Troubleshooting API Request Errors
In the Amazon EC2 Query API, errors codes are indicated as being either client or server. Client errors usually occur because there is a problem with the structure, content, or validity of the request. Server errors usually indicate a server-side issue.
For more information about API error codes, see Error Codes.
Query API Request Rate
We throttle Amazon EC2 API requests for each AWS account on a per-region basis to help the performance of the service. We ensure that all calls to the Amazon EC2 API (whether they originate from an application, calls to a command line interface, or the Amazon EC2 console) don't exceed the maximum allowed API request rate. The maximum API request rate may vary across regions. Note that API requests made by IAM users are attributed to the underlying AWS account.
The Amazon EC2 API actions are divided into the following categories:
Describe actions, such as
DescribeVolumes. These requests simply retrieve cached data, so they have the highest request limit.
Modify actions, such as
CreateVolumes. These requests create or modify resources, so they have a lower request limit than describe calls.
RevokeSecurityGroupIngressactions. These requests take the most time and resource to complete, so they have the lowest request limit.
If an API request exceeds the API request rate for its category, the request
RequestLimitExceeded error code. To prevent this error,
ensure that your application doesn't retry API requests at a high rate. You can do
this by using care when polling and by using exponential backoff retries.
Your application might need to call an API repeatedly to check for an update in status. Before you start polling, give the request time to potentially complete. When you begin polling, use an appropriate sleep interval between successive requests. For best results, use an increasing sleep interval.
Retries or batch processing
Your application might need to retry an API request after it fails, or to process multiple resources (for example, all your volumes). To lower the rate of API requests, use an appropriate sleep interval between successive requests. For best results, use an increasing or variable sleep interval.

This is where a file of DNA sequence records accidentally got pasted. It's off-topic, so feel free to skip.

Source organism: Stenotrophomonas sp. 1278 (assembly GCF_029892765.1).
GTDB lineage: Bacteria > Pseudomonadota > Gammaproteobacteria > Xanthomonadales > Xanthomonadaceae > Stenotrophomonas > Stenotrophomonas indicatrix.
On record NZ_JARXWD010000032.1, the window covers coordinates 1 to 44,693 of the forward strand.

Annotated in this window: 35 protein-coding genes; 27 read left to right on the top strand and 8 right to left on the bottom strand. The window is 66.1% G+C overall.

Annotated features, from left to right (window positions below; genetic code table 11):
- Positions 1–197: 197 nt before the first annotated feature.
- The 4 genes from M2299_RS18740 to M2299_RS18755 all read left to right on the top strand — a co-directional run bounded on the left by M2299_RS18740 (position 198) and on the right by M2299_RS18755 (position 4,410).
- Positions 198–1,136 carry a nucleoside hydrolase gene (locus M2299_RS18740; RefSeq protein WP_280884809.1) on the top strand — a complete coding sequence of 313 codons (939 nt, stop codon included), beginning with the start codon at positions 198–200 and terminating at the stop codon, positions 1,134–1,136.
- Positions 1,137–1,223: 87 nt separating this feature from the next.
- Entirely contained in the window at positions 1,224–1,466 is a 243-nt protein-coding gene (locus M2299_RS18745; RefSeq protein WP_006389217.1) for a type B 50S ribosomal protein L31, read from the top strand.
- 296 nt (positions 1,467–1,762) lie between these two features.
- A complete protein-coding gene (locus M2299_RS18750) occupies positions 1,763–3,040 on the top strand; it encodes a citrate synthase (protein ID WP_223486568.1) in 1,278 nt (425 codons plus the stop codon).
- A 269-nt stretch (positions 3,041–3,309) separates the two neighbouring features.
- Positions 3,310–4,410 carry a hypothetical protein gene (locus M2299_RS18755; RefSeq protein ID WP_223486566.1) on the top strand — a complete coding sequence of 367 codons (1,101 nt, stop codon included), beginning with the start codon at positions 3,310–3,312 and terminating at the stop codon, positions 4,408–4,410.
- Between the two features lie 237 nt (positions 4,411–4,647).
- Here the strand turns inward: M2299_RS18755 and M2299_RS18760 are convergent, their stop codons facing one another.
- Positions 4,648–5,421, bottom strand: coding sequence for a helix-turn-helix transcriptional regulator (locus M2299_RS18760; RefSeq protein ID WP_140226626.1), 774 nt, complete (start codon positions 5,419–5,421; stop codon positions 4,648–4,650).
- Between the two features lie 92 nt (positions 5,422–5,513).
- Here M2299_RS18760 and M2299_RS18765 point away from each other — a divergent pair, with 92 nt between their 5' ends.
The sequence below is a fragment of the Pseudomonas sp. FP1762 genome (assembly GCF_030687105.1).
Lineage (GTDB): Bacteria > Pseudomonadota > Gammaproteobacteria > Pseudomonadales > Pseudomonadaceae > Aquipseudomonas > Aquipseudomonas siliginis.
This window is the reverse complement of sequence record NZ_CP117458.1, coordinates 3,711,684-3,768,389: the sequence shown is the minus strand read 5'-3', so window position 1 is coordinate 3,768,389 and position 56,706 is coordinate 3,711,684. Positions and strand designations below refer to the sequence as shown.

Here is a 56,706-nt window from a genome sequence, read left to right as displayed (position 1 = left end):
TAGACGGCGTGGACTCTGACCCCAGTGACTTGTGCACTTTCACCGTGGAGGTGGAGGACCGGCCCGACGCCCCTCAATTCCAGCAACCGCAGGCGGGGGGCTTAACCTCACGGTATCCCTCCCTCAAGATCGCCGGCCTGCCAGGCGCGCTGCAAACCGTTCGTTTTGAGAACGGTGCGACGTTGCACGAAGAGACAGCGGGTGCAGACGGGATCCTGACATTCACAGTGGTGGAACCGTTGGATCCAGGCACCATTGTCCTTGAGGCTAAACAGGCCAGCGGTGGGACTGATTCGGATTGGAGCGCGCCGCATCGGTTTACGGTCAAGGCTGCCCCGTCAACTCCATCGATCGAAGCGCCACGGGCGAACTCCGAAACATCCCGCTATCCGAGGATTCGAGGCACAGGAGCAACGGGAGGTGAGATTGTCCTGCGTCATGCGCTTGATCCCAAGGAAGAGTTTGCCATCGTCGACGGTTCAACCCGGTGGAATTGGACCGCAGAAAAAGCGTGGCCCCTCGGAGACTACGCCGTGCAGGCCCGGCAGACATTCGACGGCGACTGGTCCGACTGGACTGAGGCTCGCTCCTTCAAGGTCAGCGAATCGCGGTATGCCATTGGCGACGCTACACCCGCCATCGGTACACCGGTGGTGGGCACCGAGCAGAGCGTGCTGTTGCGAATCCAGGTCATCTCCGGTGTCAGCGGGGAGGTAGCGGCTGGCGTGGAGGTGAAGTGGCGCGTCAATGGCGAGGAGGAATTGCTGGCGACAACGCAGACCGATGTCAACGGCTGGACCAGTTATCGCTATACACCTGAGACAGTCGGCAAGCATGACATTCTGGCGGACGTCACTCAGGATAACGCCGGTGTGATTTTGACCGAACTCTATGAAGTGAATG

Calculating the sleep interval
When you have to poll or retry an API request, we recommend using an exponential backoff algorithm to calculate the sleep interval between API calls. The idea behind exponential backoff is to use progressively longer waits between retries for consecutive error responses. For more information, and implementation examples of this algorithm, see Error Retries and Exponential Backoff in AWS.
The Amazon EC2 API follows an eventual consistency model, due to the distributed nature of the system supporting the API. This means that the result of an API command you run that affects your Amazon EC2 resources might not be immediately visible to all subsequent commands you run. You should keep this in mind when you carry out an API command that immediately follows a previous API command.
Eventual consistency can affect the way you manage your resources. For example, if you run a command to create a resource, it will eventually be visible to other commands. This means that if you run a command to modify or describe the resource that you just created, its ID might not have propagated throughout the system, and you will get an error responding that the resource does not exist.
To manage eventual consistency, you can do the following:
Confirm the state of the resource before you run a command to modify it. Run the appropriate